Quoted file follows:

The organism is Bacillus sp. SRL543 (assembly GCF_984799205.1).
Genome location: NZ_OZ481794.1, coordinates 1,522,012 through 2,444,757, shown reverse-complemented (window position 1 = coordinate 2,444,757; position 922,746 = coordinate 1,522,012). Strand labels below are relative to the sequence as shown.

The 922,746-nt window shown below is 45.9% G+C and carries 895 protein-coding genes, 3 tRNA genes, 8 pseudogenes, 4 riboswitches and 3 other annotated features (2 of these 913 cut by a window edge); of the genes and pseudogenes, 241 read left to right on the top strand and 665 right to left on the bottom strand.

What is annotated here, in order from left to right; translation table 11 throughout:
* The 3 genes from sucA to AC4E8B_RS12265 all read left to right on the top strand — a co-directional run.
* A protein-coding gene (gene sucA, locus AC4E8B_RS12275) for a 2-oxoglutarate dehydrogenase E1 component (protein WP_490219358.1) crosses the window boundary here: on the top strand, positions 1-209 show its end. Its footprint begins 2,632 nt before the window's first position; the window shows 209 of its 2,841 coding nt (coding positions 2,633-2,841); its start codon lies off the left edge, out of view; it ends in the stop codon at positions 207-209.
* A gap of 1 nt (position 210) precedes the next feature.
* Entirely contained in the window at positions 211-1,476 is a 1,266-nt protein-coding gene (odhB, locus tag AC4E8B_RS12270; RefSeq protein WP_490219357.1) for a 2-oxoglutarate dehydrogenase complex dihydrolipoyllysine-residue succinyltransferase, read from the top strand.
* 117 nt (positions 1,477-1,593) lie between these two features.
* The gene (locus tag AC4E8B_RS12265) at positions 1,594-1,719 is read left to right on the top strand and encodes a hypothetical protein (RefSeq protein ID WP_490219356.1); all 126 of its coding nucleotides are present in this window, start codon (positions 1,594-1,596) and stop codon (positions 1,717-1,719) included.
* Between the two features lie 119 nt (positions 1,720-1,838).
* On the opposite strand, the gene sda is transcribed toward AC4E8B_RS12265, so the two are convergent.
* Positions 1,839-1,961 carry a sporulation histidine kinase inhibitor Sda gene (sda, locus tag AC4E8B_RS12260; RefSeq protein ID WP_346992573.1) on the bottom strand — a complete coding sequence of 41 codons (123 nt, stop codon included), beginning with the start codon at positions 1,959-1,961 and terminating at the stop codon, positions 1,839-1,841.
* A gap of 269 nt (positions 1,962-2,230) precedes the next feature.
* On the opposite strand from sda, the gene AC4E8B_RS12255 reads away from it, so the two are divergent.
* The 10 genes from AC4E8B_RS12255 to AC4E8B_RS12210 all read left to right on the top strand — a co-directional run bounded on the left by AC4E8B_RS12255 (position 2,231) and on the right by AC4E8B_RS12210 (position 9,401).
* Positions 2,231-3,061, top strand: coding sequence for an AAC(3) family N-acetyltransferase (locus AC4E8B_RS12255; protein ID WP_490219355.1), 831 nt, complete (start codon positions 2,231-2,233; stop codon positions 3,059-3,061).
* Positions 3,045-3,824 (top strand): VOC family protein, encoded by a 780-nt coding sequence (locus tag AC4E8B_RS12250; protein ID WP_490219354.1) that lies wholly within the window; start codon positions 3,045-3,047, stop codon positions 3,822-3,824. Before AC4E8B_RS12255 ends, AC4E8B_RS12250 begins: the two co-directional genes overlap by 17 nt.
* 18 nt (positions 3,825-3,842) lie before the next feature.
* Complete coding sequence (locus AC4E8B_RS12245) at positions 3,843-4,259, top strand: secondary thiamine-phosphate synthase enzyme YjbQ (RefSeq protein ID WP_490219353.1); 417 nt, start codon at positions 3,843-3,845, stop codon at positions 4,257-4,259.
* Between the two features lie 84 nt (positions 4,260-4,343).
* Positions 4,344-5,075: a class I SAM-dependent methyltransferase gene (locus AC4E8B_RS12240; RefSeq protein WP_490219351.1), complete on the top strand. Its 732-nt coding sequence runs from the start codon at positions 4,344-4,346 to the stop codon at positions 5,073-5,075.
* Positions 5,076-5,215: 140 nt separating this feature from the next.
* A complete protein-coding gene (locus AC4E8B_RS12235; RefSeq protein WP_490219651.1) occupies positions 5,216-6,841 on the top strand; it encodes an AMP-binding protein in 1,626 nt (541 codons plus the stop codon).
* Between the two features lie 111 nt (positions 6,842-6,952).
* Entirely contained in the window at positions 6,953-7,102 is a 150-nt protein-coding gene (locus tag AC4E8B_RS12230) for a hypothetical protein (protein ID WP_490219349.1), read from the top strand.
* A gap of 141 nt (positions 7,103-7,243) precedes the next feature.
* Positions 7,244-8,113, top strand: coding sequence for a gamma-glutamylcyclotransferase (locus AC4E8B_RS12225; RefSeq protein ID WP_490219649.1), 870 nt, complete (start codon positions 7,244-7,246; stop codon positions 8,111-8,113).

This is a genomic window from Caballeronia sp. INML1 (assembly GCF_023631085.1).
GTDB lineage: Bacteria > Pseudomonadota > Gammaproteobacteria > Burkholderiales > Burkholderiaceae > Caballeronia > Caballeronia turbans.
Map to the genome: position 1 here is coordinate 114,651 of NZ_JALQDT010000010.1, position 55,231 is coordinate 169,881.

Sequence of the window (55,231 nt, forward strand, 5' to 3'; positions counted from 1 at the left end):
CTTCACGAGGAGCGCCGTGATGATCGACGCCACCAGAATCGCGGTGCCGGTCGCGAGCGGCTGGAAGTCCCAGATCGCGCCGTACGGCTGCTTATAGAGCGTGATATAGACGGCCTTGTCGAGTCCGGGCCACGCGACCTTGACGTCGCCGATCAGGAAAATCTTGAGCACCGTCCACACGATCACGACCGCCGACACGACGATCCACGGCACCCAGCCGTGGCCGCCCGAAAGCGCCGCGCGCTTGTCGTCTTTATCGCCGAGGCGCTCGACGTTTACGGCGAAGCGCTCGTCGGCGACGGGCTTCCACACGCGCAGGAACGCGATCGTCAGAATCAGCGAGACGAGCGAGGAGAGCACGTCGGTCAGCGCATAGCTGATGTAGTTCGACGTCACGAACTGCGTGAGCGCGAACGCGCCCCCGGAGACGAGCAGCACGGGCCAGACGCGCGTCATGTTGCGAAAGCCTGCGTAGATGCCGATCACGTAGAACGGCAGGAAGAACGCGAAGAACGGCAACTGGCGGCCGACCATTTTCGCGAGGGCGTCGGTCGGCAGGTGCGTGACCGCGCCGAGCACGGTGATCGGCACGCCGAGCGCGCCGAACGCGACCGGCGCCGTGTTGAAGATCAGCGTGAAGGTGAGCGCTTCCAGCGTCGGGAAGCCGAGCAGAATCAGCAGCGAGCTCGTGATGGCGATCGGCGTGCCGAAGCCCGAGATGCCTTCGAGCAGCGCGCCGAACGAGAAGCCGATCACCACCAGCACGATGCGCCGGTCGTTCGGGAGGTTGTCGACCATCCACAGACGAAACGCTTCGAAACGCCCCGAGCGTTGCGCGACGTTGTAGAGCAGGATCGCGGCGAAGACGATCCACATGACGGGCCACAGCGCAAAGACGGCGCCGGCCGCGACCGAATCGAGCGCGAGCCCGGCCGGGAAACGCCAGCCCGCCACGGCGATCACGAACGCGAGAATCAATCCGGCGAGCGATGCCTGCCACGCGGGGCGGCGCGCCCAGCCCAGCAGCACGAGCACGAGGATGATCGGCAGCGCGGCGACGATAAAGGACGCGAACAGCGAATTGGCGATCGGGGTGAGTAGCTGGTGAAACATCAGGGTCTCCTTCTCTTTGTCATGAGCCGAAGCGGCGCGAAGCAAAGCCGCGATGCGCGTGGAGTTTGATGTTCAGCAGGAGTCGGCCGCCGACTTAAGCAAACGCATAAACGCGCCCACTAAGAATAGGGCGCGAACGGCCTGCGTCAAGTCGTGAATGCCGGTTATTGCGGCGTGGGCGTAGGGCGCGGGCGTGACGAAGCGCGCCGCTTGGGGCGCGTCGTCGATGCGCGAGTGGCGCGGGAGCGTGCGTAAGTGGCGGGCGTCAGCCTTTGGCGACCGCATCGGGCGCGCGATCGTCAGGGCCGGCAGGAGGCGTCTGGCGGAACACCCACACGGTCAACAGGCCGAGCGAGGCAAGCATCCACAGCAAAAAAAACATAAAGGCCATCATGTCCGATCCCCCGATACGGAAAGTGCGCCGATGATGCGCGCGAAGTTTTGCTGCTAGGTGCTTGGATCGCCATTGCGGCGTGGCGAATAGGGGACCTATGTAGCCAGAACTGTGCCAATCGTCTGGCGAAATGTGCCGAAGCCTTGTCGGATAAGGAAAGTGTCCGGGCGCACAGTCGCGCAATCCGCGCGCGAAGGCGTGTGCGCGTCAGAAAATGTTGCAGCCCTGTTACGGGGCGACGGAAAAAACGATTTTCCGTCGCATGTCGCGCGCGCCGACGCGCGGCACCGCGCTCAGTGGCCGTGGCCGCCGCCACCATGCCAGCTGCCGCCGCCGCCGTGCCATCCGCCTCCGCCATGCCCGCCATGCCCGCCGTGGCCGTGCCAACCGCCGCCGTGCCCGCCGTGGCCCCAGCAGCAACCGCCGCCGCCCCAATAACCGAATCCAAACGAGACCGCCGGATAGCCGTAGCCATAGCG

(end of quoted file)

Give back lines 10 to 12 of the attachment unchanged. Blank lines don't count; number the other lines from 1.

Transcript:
* The gene (locus tag AC4E8B_RS12265) at positions 1,594-1,719 is read left to right on the top strand and encodes a hypothetical protein (RefSeq protein ID WP_490219356.1); all 126 of its coding nucleotides are present in this window, start codon (positions 1,594-1,596) and stop codon (positions 1,717-1,719) included.
* Between the two features lie 119 nt (positions 1,720-1,838).
* On the opposite strand, the gene sda is transcribed toward AC4E8B_RS12265, so the two are convergent.